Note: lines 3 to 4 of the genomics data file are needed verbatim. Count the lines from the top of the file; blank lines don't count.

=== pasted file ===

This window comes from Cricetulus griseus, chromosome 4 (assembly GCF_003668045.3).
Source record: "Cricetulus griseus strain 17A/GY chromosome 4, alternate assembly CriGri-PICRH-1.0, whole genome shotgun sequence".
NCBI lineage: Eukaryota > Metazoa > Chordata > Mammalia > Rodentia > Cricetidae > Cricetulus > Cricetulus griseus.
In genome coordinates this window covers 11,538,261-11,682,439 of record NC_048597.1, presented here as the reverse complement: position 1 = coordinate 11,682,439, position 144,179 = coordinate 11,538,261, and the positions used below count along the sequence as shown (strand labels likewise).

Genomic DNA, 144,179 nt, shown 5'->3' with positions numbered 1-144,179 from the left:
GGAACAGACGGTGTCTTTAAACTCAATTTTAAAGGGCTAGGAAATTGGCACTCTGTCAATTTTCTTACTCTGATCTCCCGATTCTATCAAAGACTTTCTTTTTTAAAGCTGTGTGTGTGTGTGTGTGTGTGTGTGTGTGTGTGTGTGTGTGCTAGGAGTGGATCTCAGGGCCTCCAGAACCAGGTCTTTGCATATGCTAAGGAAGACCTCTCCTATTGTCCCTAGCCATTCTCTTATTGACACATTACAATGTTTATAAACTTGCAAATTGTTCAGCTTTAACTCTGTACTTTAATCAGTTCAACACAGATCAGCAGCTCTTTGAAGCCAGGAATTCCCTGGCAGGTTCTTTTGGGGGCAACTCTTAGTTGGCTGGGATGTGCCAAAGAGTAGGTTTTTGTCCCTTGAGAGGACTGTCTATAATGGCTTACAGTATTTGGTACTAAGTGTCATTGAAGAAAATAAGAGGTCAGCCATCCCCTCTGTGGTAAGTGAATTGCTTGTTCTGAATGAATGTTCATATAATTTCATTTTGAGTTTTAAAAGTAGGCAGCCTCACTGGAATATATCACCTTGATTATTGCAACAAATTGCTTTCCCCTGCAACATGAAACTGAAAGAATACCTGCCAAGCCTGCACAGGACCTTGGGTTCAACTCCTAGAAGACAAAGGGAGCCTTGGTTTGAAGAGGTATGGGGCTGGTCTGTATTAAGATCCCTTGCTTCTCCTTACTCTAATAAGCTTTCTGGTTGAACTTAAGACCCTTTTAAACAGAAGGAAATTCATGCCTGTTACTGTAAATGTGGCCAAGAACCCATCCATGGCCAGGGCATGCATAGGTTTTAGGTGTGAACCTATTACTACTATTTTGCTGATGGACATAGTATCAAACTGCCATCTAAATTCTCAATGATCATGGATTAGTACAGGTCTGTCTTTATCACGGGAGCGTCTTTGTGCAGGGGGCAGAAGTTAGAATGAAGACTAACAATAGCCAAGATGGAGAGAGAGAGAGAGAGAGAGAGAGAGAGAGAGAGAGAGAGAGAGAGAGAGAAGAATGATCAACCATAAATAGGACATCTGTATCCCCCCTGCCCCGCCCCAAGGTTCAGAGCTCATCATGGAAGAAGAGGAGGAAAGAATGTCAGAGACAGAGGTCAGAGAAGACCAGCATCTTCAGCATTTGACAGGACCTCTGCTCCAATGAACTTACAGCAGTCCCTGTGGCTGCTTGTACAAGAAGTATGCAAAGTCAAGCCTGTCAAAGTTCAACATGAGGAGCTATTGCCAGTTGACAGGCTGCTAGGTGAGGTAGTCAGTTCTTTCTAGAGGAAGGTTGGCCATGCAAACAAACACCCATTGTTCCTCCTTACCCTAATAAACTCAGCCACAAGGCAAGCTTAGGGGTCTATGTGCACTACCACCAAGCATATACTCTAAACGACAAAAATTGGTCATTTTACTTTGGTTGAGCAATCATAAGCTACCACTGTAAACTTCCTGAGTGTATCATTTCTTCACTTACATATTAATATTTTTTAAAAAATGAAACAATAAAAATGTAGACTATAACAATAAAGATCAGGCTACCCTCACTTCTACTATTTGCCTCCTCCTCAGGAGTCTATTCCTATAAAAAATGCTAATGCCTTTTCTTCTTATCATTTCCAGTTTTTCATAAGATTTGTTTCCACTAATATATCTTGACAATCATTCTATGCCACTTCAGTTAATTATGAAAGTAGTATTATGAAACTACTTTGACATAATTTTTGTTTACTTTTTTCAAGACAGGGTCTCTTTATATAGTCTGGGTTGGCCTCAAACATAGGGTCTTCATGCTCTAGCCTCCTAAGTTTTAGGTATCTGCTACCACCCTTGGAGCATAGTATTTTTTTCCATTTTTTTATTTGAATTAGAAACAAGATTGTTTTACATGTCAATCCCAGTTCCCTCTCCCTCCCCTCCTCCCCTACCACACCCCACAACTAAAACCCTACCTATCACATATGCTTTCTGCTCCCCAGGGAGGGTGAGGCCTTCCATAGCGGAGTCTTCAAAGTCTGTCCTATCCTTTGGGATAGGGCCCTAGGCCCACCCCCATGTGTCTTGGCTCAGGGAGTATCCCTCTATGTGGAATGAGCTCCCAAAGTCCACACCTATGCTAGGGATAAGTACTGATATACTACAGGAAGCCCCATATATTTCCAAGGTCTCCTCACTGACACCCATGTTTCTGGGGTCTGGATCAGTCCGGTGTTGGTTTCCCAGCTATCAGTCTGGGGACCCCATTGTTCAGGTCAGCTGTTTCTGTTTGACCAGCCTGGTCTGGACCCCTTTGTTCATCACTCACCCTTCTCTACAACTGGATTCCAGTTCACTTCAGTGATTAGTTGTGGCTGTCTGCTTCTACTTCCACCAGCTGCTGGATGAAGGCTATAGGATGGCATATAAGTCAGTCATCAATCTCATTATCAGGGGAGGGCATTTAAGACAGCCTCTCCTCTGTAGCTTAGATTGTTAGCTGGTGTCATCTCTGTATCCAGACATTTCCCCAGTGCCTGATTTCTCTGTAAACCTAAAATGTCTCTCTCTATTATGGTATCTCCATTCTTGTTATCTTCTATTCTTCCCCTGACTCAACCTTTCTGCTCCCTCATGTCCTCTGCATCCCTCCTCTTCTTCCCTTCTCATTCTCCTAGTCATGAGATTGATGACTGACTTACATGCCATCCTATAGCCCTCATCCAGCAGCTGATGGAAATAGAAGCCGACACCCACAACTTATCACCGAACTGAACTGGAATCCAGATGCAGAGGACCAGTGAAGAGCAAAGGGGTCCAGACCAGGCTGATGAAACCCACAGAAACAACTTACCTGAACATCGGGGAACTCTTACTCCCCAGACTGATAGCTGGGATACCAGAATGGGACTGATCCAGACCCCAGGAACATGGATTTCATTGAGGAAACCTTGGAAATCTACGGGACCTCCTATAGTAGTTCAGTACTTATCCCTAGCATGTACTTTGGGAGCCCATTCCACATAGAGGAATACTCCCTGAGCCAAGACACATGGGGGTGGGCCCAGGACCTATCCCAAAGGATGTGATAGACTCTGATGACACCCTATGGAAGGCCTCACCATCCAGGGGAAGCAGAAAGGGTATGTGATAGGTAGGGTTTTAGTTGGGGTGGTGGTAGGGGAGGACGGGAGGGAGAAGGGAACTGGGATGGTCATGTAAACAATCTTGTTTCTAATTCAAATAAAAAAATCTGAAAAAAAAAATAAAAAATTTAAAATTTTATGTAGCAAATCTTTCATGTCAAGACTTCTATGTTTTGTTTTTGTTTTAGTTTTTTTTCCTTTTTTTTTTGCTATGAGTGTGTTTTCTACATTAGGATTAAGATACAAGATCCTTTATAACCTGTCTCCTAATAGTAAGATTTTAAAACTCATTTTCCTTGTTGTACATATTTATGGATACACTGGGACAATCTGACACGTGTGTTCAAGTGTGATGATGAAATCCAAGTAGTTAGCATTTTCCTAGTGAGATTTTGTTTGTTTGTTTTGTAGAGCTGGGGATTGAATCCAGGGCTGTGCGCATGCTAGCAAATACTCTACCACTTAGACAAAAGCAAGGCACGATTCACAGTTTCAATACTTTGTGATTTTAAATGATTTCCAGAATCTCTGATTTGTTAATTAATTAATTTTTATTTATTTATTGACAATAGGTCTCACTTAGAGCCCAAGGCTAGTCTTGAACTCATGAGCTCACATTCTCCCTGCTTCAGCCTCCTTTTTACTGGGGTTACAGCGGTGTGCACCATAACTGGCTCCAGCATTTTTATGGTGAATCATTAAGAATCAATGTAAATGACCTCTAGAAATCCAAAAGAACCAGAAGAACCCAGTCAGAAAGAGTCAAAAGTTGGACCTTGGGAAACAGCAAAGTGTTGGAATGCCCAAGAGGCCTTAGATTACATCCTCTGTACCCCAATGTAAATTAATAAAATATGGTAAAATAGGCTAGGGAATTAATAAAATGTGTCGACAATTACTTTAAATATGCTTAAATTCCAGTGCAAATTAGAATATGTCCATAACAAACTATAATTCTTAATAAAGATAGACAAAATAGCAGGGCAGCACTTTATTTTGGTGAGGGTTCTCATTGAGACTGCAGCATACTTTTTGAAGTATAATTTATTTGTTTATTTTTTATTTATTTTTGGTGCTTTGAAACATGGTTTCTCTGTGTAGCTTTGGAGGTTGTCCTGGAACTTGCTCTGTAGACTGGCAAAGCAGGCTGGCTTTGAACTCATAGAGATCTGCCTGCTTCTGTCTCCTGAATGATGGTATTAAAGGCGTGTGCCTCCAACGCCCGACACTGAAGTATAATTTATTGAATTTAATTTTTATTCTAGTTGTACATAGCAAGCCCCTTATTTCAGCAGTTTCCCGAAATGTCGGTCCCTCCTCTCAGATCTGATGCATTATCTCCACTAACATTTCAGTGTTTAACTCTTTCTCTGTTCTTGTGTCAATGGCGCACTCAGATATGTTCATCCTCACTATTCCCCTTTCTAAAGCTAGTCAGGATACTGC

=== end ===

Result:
NCBI lineage: Eukaryota > Metazoa > Chordata > Mammalia > Rodentia > Cricetidae > Cricetulus > Cricetulus griseus.
In genome coordinates this window covers 11,538,261-11,682,439 of record NC_048597.1, presented here as the reverse complement: position 1 = coordinate 11,682,439, position 144,179 = coordinate 11,538,261, and the positions used below count along the sequence as shown (strand labels likewise).